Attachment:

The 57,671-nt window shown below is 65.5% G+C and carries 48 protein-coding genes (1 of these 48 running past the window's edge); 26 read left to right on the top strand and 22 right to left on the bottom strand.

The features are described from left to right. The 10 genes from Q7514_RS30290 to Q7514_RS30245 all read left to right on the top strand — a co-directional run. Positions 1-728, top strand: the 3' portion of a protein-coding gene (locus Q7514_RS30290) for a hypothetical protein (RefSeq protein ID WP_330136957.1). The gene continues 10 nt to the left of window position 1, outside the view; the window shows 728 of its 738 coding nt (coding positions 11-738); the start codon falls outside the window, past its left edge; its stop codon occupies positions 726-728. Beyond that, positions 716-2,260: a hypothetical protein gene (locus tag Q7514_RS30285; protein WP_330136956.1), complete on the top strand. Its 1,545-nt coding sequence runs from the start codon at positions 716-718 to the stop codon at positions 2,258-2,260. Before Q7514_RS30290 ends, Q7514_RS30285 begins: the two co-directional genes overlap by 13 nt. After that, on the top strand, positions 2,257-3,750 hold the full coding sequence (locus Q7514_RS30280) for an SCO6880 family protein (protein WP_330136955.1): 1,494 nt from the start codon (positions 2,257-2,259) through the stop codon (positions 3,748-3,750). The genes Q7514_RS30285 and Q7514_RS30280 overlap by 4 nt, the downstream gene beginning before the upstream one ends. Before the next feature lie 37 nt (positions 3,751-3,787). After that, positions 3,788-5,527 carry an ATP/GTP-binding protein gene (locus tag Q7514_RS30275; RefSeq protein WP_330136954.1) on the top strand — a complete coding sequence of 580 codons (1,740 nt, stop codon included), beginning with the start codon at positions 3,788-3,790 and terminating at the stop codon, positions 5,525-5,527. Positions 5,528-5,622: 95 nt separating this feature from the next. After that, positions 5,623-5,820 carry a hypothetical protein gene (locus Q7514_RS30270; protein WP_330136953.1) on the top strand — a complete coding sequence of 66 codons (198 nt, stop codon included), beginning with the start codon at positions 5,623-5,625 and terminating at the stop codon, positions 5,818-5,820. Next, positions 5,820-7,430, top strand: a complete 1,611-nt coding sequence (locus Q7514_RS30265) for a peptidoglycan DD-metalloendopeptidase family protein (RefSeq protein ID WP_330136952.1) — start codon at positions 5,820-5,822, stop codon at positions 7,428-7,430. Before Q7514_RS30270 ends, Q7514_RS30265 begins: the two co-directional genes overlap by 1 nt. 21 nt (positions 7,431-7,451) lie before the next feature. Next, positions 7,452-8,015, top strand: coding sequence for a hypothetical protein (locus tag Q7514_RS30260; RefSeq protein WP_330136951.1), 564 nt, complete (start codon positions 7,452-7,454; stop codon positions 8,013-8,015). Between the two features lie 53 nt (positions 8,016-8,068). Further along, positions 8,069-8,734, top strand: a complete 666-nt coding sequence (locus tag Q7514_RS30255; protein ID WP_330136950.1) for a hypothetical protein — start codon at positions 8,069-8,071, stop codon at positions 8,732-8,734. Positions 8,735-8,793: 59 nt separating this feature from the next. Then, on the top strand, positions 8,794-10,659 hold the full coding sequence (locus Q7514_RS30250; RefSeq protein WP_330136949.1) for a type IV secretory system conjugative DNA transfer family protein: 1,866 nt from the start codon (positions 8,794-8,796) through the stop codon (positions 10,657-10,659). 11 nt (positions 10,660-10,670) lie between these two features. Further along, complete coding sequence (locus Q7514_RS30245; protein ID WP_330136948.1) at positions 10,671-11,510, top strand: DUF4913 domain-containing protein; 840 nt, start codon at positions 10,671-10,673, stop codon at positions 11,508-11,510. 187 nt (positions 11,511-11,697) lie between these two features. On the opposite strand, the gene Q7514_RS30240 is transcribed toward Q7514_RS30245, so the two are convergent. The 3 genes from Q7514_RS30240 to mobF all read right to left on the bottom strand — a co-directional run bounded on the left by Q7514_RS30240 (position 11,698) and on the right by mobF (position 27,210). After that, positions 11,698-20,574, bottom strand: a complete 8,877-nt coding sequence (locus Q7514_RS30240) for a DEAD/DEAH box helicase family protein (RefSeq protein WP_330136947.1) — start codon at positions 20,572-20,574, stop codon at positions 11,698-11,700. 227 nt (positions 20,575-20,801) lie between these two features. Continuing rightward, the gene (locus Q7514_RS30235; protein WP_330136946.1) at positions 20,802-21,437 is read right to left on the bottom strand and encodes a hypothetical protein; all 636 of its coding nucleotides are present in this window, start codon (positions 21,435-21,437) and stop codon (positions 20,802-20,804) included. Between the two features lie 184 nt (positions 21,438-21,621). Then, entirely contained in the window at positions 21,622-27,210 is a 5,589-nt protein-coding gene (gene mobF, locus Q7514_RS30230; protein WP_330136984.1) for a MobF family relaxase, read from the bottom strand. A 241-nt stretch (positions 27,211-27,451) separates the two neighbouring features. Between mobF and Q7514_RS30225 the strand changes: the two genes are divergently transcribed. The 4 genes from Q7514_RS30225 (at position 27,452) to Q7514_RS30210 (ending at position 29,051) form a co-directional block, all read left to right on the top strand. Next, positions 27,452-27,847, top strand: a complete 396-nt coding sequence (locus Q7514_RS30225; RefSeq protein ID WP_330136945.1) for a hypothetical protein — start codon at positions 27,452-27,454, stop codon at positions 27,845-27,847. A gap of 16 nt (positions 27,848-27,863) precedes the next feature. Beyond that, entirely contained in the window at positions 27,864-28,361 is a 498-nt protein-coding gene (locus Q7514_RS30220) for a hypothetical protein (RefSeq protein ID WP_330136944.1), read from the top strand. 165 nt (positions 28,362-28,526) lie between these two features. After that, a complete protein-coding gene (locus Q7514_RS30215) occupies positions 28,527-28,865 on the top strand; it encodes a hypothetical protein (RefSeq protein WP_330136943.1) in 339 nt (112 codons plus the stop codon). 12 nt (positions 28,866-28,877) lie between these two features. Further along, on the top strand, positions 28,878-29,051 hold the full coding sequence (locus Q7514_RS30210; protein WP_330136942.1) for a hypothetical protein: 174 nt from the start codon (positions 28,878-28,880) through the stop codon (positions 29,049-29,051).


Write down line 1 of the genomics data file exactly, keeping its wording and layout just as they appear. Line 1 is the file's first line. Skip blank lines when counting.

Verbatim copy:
The 57,671-nt window shown below is 65.5% G+C and carries 48 protein-coding genes (1 of these 48 running past the window's edge); 26 read left to right on the top strand and 22 right to left on the bottom strand.